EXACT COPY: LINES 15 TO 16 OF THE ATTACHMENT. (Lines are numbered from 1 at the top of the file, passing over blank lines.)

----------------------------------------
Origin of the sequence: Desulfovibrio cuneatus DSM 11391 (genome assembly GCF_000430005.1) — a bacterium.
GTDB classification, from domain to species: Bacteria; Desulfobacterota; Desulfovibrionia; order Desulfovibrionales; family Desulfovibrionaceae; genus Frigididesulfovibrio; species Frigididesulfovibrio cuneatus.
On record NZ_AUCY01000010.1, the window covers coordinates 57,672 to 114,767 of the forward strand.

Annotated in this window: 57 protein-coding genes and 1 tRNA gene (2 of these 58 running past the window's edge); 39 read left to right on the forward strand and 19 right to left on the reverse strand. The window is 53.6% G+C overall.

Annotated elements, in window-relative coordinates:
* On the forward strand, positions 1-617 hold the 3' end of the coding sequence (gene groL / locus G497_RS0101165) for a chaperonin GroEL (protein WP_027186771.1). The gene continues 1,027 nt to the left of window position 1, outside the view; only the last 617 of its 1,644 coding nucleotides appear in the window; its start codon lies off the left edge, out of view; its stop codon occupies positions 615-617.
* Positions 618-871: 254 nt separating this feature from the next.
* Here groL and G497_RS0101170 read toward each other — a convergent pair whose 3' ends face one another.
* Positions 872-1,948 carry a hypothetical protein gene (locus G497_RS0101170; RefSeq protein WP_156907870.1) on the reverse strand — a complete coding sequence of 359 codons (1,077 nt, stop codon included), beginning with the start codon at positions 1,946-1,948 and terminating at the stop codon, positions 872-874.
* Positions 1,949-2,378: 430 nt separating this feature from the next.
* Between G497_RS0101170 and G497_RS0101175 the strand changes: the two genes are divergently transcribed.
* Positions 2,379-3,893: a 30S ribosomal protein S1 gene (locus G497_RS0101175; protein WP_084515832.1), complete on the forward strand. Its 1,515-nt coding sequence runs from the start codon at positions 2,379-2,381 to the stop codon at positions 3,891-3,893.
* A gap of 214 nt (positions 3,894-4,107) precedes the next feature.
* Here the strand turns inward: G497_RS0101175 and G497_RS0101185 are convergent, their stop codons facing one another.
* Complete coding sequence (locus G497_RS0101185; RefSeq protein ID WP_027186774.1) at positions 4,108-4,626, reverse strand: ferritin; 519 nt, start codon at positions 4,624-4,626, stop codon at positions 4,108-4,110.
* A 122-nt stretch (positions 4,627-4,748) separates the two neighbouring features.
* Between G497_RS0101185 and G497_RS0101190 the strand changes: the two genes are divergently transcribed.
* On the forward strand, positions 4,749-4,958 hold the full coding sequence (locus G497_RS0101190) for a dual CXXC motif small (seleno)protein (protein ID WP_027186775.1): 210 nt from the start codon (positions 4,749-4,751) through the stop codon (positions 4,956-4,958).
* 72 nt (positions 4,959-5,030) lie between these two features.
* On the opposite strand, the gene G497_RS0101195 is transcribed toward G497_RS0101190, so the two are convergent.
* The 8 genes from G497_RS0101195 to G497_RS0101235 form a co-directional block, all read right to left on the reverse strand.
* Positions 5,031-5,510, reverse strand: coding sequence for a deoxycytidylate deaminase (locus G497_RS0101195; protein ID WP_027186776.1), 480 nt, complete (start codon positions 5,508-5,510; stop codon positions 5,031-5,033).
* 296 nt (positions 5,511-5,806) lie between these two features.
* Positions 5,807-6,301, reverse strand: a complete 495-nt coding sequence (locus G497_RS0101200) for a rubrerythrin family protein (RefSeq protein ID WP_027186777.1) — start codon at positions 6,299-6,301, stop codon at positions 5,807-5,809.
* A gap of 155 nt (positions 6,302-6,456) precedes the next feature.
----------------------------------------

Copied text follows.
* Complete coding sequence (locus G497_RS0101185; RefSeq protein ID WP_027186774.1) at positions 4,108-4,626, reverse strand: ferritin; 519 nt, start codon at positions 4,624-4,626, stop codon at positions 4,108-4,110.
* A 122-nt stretch (positions 4,627-4,748) separates the two neighbouring features.